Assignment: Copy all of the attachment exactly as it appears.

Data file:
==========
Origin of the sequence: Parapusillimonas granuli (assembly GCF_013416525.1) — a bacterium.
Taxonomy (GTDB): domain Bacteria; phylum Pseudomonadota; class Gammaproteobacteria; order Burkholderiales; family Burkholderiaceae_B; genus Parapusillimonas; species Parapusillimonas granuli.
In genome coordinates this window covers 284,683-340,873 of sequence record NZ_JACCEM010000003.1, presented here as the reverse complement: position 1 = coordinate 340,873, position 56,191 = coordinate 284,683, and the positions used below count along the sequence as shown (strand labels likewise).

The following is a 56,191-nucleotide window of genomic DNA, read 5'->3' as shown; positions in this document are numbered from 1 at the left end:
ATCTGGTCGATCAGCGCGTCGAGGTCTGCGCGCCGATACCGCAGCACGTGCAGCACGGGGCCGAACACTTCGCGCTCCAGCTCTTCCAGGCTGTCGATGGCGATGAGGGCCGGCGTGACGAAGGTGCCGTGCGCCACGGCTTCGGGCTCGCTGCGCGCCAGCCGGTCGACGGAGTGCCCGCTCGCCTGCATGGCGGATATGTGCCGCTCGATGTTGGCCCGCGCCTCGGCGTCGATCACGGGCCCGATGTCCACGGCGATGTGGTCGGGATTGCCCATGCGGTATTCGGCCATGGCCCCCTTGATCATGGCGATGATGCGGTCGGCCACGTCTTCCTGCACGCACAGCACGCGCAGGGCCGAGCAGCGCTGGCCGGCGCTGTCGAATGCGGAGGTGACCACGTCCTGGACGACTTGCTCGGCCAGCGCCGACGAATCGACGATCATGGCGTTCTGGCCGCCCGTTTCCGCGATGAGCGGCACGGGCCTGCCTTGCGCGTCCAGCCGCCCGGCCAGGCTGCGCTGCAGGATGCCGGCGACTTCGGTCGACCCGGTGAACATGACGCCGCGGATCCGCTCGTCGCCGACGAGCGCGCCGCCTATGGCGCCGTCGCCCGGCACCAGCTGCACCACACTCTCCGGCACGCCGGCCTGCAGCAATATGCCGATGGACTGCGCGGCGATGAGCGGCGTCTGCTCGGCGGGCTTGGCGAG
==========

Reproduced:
Origin of the sequence: Parapusillimonas granuli (assembly GCF_013416525.1) — a bacterium.
Taxonomy (GTDB): domain Bacteria; phylum Pseudomonadota; class Gammaproteobacteria; order Burkholderiales; family Burkholderiaceae_B; genus Parapusillimonas; species Parapusillimonas granuli.
In genome coordinates this window covers 284,683-340,873 of sequence record NZ_JACCEM010000003.1, presented here as the reverse complement: position 1 = coordinate 340,873, position 56,191 = coordinate 284,683, and the positions used below count along the sequence as shown (strand labels likewise).

The following is a 56,191-nucleotide window of genomic DNA, read 5'->3' as shown; positions in this document are numbered from 1 at the left end:
ATCTGGTCGATCAGCGCGTCGAGGTCTGCGCGCCGATACCGCAGCACGTGCAGCACGGGGCCGAACACTTCGCGCTCCAGCTCTTCCAGGCTGTCGATGGCGATGAGGGCCGGCGTGACGAAGGTGCCGTGCGCCACGGCTTCGGGCTCGCTGCGCGCCAGCCGGTCGACGGAGTGCCCGCTCGCCTGCATGGCGGATATGTGCCGCTCGATGTTGGCCCGCGCCTCGGCGTCGATCACGGGCCCGATGTCCACGGCGATGTGGTCGGGATTGCCCATGCGGTATTCGGCCATGGCCCCCTTGATCATGGCGATGATGCGGTCGGCCACGTCTTCCTGCACGCACAGCACGCGCAGGGCCGAGCAGCGCTGGCCGGCGCTGTCGAATGCGGAGGTGACCACGTCCTGGACGACTTGCTCGGCCAGCGCCGACGAATCGACGATCATGGCGTTCTGGCCGCCCGTTTCCGCGATGAGCGGCACGGGCCTGCCTTGCGCGTCCAGCCGCCCGGCCAGGCTGCGCTGCAGGATGCCGGCGACTTCGGTCGACCCGGTGAACATGACGCCGCGGATCCGCTCGTCGCCGACGAGCGCGCCGCCTATGGCGCCGTCGCCCGGCACCAGCTGCACCACACTCTCCGGCACGCCGGCCTGCAGCAATATGCCGATGGACTGCGCGGCGATGAGCGGCGTCTGCTCGGCGGGCTTGGCGAG